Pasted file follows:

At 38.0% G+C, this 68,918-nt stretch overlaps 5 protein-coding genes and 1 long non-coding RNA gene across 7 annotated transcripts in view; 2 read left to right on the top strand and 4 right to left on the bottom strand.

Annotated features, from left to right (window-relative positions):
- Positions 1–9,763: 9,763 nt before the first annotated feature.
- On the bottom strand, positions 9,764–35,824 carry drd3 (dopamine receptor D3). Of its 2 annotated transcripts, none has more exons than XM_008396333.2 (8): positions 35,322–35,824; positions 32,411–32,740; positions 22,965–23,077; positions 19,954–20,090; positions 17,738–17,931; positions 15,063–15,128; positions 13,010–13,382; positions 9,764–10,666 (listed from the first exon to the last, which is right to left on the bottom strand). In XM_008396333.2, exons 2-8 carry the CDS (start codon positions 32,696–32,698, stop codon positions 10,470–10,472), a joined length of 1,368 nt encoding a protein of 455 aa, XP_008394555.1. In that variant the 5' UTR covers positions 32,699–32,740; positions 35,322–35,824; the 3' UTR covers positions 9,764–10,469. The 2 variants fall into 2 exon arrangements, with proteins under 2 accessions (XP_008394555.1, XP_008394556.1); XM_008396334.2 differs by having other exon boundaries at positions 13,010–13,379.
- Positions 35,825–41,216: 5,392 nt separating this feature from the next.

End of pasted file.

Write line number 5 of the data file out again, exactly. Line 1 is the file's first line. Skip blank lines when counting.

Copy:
- Positions 35,825–41,216: 5,392 nt separating this feature from the next.